The Good Dog

The Good Dog

by Avi


$7.99 View All Available Formats & Editions
Choose Expedited Shipping at checkout for guaranteed delivery by Monday, February 25

Product Details

ISBN-13: 9780689838255
Publisher: Atheneum Books for Young Readers
Publication date: 04/01/2003
Edition description: Reprint
Pages: 256
Sales rank: 162,080
Product dimensions: 5.12(w) x 7.62(h) x 0.80(d)
Lexile: 560L (what's this?)
Age Range: 8 - 12 Years

About the Author

Avi is the author of more than seventy books for children and young adults, including the 2003 Newbery medal winner Crispin: The Cross of Lead. He has won two Newbery Honors and many other awards for his fiction. He lives with his family in Denver, Colorado. Visit him at

Date of Birth:

December 23, 1937

Place of Birth:

New York, New York


University of Wisconsin; M.A. in Library Science from Columbia University, 1964

Read an Excerpt

Chapter 1

"Dad! Ma! McKinley! Guess what I saw!"

McKinley had been sleeping in the front yard bushes. Hearing the familiar voice, he lifted his head and looked around with sleepy eyes. He was just in time to see Jack, his human pup, skid so fast on his mountain bike that gravel scattered everywhere. The boy leaped off the bike, raced across the place where the cars sat, and ran into the house.

Now what? McKinley wondered.

Though he would have liked to sleep more, McKinley stood, yawned, stretched his muscles until they were tight, then relaxed them until they were loose. Shaking his head, he jangled his collar tags, and then ambled toward the house.

By the time McKinley reached the door, it had already swung shut. As he had taught himself to do, he bent down, wedged a large forepaw where there was a gap beneath the door, extended his claws, and pushed. The door popped open a little.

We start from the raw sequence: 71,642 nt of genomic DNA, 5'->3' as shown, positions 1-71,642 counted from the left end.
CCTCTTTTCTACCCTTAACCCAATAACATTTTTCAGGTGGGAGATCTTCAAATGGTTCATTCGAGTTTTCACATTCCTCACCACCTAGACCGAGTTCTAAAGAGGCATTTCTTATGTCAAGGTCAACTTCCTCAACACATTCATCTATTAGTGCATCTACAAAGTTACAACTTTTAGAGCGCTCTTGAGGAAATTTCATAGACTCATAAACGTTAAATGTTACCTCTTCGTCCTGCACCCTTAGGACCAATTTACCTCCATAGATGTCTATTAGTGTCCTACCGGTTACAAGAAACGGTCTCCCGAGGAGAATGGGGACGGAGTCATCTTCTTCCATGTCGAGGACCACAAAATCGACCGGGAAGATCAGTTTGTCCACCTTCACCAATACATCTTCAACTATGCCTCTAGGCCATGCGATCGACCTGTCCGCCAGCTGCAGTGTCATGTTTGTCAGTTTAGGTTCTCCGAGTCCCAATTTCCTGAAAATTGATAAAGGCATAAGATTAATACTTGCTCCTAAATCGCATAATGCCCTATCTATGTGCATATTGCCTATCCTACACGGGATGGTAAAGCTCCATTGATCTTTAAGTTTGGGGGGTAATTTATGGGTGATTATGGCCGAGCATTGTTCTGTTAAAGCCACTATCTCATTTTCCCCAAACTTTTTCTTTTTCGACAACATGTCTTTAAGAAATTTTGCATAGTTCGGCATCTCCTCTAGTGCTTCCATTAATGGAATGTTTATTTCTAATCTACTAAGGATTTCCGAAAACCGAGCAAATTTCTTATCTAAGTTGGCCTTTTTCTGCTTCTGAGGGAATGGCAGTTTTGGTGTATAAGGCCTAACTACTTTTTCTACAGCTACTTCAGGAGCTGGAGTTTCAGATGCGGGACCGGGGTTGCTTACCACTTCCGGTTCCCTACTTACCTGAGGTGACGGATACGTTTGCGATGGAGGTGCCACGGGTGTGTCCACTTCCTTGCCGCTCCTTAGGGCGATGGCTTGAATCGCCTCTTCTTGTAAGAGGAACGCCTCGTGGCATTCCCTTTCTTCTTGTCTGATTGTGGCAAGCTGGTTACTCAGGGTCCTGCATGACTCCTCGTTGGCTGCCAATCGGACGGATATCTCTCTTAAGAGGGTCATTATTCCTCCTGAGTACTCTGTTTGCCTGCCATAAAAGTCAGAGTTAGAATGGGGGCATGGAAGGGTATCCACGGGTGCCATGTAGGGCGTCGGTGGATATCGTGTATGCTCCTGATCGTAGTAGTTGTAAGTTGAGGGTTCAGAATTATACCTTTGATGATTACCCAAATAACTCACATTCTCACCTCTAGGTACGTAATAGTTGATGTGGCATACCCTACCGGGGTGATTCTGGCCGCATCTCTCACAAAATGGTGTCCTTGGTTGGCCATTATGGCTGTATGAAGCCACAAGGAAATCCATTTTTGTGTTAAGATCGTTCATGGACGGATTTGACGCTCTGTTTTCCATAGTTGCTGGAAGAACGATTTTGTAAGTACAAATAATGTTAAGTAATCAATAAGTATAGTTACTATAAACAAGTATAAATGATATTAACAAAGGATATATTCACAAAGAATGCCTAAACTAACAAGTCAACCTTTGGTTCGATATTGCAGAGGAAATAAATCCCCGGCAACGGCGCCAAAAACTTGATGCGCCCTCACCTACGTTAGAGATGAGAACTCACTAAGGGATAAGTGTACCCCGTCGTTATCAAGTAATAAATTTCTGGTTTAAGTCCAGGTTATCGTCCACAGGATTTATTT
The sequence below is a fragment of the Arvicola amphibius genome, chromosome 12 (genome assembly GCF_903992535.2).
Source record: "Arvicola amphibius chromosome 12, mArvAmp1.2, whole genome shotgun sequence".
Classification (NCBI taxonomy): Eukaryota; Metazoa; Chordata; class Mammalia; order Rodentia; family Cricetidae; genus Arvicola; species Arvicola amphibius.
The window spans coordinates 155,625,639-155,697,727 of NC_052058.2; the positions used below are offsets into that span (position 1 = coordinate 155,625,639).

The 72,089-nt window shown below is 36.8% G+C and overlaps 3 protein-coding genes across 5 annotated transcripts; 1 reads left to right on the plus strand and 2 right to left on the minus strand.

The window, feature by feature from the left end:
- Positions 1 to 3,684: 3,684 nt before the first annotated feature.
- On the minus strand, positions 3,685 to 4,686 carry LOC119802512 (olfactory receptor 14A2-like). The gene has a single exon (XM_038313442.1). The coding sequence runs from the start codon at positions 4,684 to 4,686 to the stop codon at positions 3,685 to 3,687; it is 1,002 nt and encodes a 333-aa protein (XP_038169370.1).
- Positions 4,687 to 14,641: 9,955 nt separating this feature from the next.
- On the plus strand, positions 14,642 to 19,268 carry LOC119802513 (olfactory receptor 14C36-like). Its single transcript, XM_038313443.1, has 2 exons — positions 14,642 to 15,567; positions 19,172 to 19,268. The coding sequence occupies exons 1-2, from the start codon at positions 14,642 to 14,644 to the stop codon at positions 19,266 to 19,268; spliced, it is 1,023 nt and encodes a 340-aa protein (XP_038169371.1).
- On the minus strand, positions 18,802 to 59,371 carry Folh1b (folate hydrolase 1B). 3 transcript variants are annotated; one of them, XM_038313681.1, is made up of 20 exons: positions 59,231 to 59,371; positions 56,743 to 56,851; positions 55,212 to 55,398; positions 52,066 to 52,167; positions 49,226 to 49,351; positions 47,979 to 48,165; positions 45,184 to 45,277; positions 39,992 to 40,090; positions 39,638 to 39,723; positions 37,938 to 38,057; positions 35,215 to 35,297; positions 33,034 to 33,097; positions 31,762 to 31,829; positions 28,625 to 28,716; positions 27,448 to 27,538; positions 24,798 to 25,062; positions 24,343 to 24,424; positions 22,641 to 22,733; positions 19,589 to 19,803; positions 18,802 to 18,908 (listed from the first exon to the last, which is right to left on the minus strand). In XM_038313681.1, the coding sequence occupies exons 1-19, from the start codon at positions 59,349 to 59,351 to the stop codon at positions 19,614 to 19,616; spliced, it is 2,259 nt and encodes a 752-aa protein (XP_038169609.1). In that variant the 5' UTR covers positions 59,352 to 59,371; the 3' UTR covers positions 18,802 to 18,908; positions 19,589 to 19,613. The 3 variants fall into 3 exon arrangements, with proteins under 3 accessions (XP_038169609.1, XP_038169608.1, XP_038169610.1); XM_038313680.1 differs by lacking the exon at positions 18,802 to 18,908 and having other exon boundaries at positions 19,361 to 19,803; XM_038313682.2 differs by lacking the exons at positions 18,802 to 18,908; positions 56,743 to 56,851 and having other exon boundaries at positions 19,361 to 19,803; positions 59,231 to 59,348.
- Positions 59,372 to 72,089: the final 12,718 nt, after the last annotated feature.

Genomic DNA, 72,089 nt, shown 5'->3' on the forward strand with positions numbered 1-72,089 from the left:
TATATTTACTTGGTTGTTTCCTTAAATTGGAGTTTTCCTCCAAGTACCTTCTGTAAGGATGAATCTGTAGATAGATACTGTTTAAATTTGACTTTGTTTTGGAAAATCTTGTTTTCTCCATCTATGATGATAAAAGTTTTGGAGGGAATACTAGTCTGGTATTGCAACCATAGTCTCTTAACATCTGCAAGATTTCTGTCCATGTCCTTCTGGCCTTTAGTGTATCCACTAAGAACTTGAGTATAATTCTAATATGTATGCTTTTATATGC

Sticking his nose into the gap, McKinley shoved the door further open and squirmed inside. Once there, he sniffed. Smelling dinner, he trotted down the hallway, wagging his tail, till he heard Jack saying, "Dad, I'm not making it up, I really saw a wolf."

McKinley stopped short. His tail drooped. Was that the wolf word the boy had used?

When he was young — Jack had also been much younger — McKinley had spotted a wolf during a walk with his people. It was just a glimpse, but the people had seen it, too. They had become very excited, That's when McKinley learned the wolf word. He could recall the wolf's reek, a mix of deep woods, dark earth, and fresh meat. Its wildness had frightened him. And excited him. But that was a long time ago.

Wide awake now, McKinley hurried past the large room and into the small food place.

Jack was talking to the man of the family. Sometimes the man was called Dad, sometimes Gil. McKinley liked him and the way he always smelled of the outdoors.

"Now, hang on, Jack." the man said. "You sure it wasn't just a big old German shepherd? They can look a lot like a wolf."

McKinley stood still, his head cocked. There it was again, the wolf word.

"No way, Dad " the human pup answered. "You know how much I've read about wolves. I'm sure this was one. I mean, yeah, at first I thought it was McKinley. But it wasn't."

Wanting to understand more, McKinley jumped onto one of the sitting places near where the humans put their food when they ate. Mouth slightly open, tail wagging, he sat, turning from the pup to the man as each spoke.

"I'm not saying you're wrong," the man said. "Just, if you're right, it's pretty amazing. Hasn't been a wolf sighted around here for years. Remember the time we spotted one up in the Zirkel Wilderness? But not here in Steamboat Springs."

McKinley saw Jack look around. "Where's Mom?"

At the mention of Jack's female — the boy called her Mom, the man called her Sarah — McKinley barked once. The woman spent time on Most Cars Way in a place where there was lots of food, and often brought him treats — like bones.

Gil said, "She has to work the dinner shift. So it'll be just you and me tonight. Sausages and carrots. And your mom made bread. Now keep talking as you set the table."